The first residents have moved into Sheffield’s newly-revamped Park Hill flats. Sharon Dale reports on one apartment that has become a super stylish first home.
There are those who stare up at Park Hill flats in Sheffield and shudder at the concrete leviathan that has been labelled “a brutalist eyesore”.
Even though it is undergoing a multi-million pound makeover and now boasts a colourful new façade, they simply can’t imagine living in Yorkshire’s most infamous high rise development.
In counselling speak, they need to “move on” and banish the memories of what started as a utopian vision and became crime-ridden streets in the sky. Those walkways now boast some of the most sensational apartments in Yorkshire.
The new Park Hill, designed by regeneration specialists Urban Splash, retains the best of what the original architects, Ivor Smith and Jack Lynn, conceived.
All the flats in phase one of this gargantuan project are on two levels with a downstairs and an upstairs and they feature enormous, dual aspect, floor-to-ceiling windows with breathtaking views over the city.
The windows are one of the reasons James and Emma Mills decided to make Park Hill their first home.
“I’d seen the flats years ago and thought how brilliant they were. I like the brutalist style and I loved the idea of streets in the sky. When I saw what Urban Splash had done I wanted to live here. It’s very different to most flats. The fact it is a duplex makes it feel more like a house,” says James, an architect at nearby TPS Architects.
“The dual-facing windows also make it seem much bigger than 767 sq ft and it is all very clever. The wall of storage that helps divide some of the kitchen off from the sitting room works well and they even commissioned a bespoke triangular bath to make the most of the space in the bathroom.”
Emma, an interior designer, agrees. The couple were renting a house in Huddersfield and were keen to move to Sheffield to be close to James’ job.
The two bedroom flat cost £122,000 and came unfurnished but decorated in white along with some of the original concrete walls left naked.
Keen to move in with everything just as they wanted it to be, James and Emma planned meticulously. They measured the rooms and used SketchUp and Photoshop on their computer to recreate the layout on screen so they could decide where to place furniture and fittings.
Within days of getting the key, the apartment had been decorated and fully fitted out. “The first day we spent decorating and we were here until about 11pm,” says Emma.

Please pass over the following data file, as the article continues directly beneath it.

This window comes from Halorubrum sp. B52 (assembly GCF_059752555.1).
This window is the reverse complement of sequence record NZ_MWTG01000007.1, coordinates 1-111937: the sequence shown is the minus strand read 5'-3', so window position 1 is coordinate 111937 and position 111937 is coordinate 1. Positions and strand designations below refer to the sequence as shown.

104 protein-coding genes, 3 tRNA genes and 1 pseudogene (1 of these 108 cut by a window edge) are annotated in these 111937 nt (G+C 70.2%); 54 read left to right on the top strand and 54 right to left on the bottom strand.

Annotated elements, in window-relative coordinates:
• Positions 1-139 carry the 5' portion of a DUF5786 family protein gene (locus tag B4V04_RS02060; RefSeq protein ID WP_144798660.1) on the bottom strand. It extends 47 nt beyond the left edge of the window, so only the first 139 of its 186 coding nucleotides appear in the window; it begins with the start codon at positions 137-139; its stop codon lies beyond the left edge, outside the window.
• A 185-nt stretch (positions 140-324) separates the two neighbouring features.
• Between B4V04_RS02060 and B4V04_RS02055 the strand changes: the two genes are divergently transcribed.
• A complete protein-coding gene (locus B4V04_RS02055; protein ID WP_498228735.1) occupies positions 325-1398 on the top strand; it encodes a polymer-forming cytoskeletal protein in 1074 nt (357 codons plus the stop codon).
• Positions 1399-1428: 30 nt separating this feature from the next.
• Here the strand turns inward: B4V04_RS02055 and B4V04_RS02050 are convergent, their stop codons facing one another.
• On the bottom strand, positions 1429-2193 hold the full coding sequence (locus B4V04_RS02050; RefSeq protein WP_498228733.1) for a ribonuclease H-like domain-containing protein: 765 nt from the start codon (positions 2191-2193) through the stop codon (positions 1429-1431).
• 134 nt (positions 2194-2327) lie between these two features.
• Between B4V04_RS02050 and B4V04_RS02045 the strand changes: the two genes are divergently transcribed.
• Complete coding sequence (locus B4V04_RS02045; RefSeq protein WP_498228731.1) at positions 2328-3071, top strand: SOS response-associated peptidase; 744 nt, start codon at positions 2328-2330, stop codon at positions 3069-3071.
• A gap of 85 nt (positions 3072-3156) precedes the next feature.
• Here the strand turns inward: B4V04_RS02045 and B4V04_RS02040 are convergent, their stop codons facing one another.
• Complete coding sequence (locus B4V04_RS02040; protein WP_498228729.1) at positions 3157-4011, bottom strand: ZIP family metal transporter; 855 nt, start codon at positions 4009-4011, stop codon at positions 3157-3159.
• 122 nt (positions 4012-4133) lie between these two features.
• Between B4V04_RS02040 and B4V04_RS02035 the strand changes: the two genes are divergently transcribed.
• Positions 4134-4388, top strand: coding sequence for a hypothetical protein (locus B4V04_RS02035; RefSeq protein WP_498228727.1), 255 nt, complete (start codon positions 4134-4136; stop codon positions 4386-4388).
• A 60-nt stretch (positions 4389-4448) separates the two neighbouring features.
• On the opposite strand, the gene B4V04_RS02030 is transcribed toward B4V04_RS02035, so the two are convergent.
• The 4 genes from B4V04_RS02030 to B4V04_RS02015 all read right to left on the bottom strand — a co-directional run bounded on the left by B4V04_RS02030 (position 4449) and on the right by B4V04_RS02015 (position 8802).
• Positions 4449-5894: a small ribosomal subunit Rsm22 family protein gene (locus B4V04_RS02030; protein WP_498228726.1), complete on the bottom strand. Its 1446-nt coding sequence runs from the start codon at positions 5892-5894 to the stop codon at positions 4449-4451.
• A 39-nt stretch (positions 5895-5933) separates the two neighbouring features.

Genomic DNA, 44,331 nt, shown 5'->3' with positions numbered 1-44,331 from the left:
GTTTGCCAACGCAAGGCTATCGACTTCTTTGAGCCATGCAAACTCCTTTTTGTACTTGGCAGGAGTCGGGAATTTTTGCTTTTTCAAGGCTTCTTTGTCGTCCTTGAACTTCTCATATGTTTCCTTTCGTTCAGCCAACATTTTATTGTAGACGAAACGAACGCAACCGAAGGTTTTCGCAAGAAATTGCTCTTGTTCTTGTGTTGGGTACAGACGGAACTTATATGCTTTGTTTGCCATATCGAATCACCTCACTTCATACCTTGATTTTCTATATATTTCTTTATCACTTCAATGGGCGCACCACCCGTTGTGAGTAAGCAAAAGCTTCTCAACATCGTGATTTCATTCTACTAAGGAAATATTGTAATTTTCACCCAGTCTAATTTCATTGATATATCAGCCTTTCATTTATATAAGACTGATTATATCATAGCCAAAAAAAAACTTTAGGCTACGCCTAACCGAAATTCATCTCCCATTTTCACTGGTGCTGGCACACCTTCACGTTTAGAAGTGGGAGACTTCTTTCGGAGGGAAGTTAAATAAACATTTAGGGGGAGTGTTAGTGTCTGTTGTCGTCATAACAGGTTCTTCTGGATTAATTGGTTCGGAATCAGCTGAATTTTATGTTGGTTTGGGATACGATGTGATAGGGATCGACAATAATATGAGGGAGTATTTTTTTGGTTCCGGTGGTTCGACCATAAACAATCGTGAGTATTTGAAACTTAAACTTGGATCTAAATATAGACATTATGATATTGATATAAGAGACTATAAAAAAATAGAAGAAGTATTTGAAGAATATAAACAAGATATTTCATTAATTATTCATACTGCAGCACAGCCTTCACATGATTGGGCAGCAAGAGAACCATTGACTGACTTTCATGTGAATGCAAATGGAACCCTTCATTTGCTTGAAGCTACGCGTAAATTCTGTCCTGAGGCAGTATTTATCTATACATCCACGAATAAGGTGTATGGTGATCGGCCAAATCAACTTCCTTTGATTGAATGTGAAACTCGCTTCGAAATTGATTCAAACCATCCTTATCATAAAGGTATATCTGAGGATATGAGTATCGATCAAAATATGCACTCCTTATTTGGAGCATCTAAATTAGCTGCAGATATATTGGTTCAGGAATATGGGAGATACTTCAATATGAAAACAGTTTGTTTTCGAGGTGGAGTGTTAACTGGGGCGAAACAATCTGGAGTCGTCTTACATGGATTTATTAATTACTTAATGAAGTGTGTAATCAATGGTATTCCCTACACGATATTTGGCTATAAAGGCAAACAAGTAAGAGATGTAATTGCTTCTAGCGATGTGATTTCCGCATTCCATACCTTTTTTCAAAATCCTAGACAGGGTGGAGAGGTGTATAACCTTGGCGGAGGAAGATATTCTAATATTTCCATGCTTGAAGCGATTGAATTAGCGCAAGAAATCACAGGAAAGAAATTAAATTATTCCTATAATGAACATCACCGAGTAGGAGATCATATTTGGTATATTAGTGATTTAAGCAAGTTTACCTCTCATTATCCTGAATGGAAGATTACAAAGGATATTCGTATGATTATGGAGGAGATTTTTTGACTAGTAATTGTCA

The next day, they hired a van and made a trip to Ikea and spent hours building the flat packs and fitting the three lightshades at the top of the stairs.
“The only things we brought from the old house were the rug, the Barcelona chair and some pots and pans,” says Emma.
“Everything else was new.”
The result is stunning, though there have been a few stand-offs.
“We both have very definite opinions about what we like and there have been a few disagreements,” says Emma.
James adds: “We had agreed on fuchsia for the living room but Emma wanted green and she was right. I wasn’t altogether sure about the purple sofa either but it looks great.”
The couple agreed on a vibrant red for the kitchen and both wanted to leave the bare concrete, which retains and radiates heat and adds texture.
The first floor feels enormous thanks to the huge windows at either end and the run-flush doors that disappear into the wall.
They are rarely closed, which means you can see right through the sitting area down the corridor and into the second bedroom, which doubles as a study.
Air can also circulate right through when sun on the enormous areas of glazing heats up the flat.
“It gets very warm, which is good because it cuts down on heating bills and cooling the area down isn’t a problem. We open a window and have lots of natural ventilation,” says James.
On the ground floor, there is a entrance hall and a bedroom with Ikea wardrobes, perfectly pleated curtains made by local company Bryella www.bryella.co.uk, and a bed with hidden storage behind the headboard.
The couple have added a glossy white Ikea storage system to the living room wall and a shelf above the kitchen worktop.
The last debate was whether to get a coffee table. The consensus was “no” as it would clutter the space that provides an uninterrupted view of those windows.
“We love the windows,” says Emma. “Everyday we see something new and there’s always lots of activity. When we first moved in we didn’t have a TV but we didn’t miss it all. We just sat and watched the view.”
For more details on Park Hill, where apartments start at £90,000, visit www.urbansplash.co.uk
PARK HILL: A history of the streets in the sky
Park Hill in Sheffield was designed and built between 1957 and 1961 and its streets in the sky were seen as pioneering.
One of the earliest examples of Brutalist architecture in Britain, its architects Ivor Smith and Jack Lynn architects were inspired by the Unité d’Habitation, the block of flats built in France by the Modernist architect Le Corbusier.
Park Hill’s 995 council homes were arranged around broad decks that were wide enough for milk floats and each deck had access to the ground level. This design also created a quick getaway and the blocks later became a crime hotspot.
Urban Splash in partnership with English Heritage is now transforming the site. The 800 plus flats will be a mix of private and social housing.
Seventy eight have been completed though the whole site may not be finished for at least another 10 years.